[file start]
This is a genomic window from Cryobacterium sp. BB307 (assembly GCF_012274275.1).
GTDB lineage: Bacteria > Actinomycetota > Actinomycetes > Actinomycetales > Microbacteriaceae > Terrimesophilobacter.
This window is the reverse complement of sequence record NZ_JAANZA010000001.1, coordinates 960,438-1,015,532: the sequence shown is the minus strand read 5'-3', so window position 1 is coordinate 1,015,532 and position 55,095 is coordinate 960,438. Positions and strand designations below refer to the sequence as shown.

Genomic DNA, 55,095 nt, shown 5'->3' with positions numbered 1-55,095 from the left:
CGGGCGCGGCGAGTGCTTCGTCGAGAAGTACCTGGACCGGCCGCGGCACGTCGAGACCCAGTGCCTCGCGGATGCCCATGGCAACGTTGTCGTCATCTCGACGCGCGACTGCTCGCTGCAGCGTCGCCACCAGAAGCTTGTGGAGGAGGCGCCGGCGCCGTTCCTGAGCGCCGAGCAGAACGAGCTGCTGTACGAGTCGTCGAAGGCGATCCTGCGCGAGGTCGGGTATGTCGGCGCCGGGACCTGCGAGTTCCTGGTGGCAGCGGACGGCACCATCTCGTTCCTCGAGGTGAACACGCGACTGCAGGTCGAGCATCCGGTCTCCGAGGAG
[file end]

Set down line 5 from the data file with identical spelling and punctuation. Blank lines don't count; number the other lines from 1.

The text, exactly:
CGGGCGCGGCGAGTGCTTCGTCGAGAAGTACCTGGACCGGCCGCGGCACGTCGAGACCCAGTGCCTCGCGGATGCCCATGGCAACGTTGTCGTCATCTCGACGCGCGACTGCTCGCTGCAGCGTCGCCACCAGAAGCTTGTGGAGGAGGCGCCGGCGCCGTTCCTGAGCGCCGAGCAGAACGAGCTGCTGTACGAGTCGTCGAAGGCGATCCTGCGCGAGGTCGGGTATGTCGGCGCCGGGACCTGCGAGTTCCTGGTGGCAGCGGACGGCACCATCTCGTTCCTCGAGGTGAACACGCGACTGCAGGTCGAGCATCCGGTCTCCGAGGAG